Here at RISE Design Studio, you could say that wabi-sabi is “part of our DNA”. A world view that stems from Japanese aesthetics, wabi-sabi is the acceptance of transience and imperfection. It can include asymmetry and simplicity, as well as an appreciation of the integrity of natural objects and processes. Or, put simply, it is all about celebrating the beauty of a naturally imperfect world.
Natural and light
A wabi-sabi house is filled with air and light. Soft, natural lines allow us to find beauty in asymmetry, and a strong connection with nature is achieved through natural materials such as wood, stone and clay. Wabi-sabi also seeks to reduce the number of objects in the home that we don’t need, without making the home feel cold or sterile (a house is, after all, a place to be lived in). The spaces are warm and welcoming, thanks to the use of natural colours and materials, particularly wood and stone. Colours also tend to be inspired by nature, bringing balance and serenity to the home.
Embracing imperfection and authenticity
Wabi-sabi has cultural and historic links with the traditional Japanese tea ceremony. If you haven’t experienced this, the atmosphere is generally calm and relaxing with simple routines that centre on the tea. Often, the crockery used in the ceremony is faded or damaged, as a result of being passed down the generations. A fantastic example of wabi-sabi is the art of ‘kintsugi’, which is where cracked pottery is filled with a form of gold-dusted lacquer to showcase the beauty of its age, rather than hiding it.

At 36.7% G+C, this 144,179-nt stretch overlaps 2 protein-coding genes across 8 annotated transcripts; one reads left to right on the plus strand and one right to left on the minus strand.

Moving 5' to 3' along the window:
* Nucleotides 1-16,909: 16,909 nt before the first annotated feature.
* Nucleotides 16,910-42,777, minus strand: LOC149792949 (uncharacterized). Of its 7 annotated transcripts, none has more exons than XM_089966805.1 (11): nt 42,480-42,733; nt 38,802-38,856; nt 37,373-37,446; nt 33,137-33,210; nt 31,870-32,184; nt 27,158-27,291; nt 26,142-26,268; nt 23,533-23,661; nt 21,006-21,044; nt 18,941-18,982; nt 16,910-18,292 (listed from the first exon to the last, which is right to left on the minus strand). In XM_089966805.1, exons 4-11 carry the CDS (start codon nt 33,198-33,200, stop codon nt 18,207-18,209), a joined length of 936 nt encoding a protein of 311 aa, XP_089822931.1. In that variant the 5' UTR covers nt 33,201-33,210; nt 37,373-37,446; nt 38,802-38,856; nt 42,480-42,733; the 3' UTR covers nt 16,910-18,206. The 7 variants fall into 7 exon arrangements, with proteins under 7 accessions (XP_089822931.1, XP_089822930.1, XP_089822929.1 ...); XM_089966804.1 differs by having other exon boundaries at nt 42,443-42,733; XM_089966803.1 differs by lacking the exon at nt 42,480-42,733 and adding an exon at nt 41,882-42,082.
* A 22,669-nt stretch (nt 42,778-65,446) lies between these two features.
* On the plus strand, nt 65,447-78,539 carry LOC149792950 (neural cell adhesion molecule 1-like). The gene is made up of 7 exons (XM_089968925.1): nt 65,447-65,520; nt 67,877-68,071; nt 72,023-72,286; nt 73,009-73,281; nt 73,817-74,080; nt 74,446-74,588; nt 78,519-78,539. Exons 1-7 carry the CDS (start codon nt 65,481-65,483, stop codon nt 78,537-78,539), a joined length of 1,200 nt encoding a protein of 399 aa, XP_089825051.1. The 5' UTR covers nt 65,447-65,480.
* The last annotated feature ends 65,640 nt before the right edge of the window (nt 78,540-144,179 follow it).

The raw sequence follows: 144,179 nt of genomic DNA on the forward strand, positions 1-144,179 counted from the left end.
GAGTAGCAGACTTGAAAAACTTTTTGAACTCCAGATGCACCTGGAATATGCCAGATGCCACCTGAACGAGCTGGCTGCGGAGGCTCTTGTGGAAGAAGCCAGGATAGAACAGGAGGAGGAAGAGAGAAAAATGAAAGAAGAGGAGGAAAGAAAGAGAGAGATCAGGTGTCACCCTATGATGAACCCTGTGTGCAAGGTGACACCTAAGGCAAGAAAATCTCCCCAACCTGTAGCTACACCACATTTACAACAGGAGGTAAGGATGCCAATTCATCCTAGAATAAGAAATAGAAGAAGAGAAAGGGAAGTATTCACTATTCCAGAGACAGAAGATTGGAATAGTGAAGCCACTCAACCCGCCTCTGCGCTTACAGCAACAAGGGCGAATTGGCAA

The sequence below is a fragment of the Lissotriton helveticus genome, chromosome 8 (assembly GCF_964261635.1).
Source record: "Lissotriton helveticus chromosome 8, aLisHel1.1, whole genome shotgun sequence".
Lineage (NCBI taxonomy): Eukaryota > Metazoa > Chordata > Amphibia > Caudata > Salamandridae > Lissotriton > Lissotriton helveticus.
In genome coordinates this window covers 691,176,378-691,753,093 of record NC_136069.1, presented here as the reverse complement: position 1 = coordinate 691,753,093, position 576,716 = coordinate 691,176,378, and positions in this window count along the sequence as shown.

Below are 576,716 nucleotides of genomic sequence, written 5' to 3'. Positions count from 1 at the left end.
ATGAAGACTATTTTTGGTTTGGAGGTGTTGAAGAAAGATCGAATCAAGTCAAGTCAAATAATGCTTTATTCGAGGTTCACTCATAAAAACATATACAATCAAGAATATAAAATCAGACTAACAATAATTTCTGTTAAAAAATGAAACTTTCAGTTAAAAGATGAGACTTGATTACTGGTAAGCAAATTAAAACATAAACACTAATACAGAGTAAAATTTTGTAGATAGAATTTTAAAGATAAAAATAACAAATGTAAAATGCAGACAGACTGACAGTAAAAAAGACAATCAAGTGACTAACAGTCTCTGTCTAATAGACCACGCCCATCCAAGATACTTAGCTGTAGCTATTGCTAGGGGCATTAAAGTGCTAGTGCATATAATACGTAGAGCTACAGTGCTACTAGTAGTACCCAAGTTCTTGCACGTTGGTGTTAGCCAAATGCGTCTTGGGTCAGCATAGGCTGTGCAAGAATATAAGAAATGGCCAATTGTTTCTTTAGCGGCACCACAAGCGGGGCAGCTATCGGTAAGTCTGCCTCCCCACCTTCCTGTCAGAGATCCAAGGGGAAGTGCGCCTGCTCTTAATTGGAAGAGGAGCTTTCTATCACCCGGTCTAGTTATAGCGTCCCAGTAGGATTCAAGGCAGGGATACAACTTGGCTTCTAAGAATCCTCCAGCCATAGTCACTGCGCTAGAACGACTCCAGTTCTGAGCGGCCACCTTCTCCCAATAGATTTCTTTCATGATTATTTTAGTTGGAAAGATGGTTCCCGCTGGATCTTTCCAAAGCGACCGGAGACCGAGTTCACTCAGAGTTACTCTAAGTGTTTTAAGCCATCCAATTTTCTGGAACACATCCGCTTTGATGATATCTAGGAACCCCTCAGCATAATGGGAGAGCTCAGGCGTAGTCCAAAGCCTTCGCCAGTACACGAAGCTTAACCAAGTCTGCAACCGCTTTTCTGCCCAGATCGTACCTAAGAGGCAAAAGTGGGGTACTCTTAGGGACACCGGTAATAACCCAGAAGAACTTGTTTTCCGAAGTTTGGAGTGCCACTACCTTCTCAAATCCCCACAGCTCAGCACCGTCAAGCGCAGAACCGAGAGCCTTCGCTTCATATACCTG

In the home, choosing authentic furnishings creates a lived, harmonious space. Sourcing furniture that has been passed down through the generations allows each scratch to add to the narrative of that object’s history. It also alllows us to turn away from the ‘throwaway’ culture that we are learning is so damaging to our environment, to appreciate the ‘true and humble’ that wabi-sabi emulates.
Existing in the now
Wabi-sabi can also be applied to your daily life. It is a state of mindfulness which involves ‘living in the now’ and finding satisfaction even when it’s easy to think the opposite. If you trace wabi-sabi all the way back to its roots, the Buddhist teachings of the ‘Three Marks of Existence’ would guide you to embrace impermanence, acknowledge that suffering is a part of life that can ultimately lead to growth, and accept that we are always in a state of flux.
In times when we might constantly compare ourselves to others, there is no harm in taking the time to appreciate what we have. It is this mindfulness and appreciation of the ‘now’, with all its imperfections, that we try to capture in our work.